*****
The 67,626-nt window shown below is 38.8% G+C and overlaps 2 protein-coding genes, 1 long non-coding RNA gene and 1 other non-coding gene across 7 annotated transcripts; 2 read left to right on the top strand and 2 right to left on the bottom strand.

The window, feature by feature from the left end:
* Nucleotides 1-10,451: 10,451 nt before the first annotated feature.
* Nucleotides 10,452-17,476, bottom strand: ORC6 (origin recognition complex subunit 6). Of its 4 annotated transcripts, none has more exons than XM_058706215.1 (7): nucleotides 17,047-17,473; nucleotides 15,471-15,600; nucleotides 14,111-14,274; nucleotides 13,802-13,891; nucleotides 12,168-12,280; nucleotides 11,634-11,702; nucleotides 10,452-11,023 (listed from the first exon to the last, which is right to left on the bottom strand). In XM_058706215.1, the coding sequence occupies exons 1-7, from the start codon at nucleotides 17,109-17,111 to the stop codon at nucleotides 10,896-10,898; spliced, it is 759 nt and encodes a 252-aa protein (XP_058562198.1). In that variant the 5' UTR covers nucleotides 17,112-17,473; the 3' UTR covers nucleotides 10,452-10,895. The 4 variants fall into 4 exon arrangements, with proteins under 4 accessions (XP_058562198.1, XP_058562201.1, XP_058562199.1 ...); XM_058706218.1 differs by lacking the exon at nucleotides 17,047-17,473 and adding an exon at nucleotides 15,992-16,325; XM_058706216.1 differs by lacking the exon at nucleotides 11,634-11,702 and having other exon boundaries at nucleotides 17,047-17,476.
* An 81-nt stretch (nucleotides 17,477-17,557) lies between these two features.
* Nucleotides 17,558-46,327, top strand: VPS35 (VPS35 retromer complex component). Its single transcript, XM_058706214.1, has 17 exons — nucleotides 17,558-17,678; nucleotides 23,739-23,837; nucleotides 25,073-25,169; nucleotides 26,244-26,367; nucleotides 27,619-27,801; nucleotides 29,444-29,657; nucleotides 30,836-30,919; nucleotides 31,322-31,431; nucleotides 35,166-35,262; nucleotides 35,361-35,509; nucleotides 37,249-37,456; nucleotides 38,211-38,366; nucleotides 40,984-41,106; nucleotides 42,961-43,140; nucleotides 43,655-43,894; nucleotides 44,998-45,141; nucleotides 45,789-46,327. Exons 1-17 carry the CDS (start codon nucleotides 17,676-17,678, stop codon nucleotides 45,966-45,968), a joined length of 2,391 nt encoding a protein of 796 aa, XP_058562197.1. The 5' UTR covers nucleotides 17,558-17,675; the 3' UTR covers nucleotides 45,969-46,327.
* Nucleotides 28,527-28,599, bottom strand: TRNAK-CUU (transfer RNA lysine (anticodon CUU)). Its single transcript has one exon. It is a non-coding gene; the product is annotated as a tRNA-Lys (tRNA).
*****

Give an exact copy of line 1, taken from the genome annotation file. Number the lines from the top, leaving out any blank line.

The 67,626-nt window shown below is 38.8% G+C and overlaps 2 protein-coding genes, 1 long non-coding RNA gene and 1 other non-coding gene across 7 annotated transcripts; 2 read left to right on the top strand and 2 right to left on the bottom strand.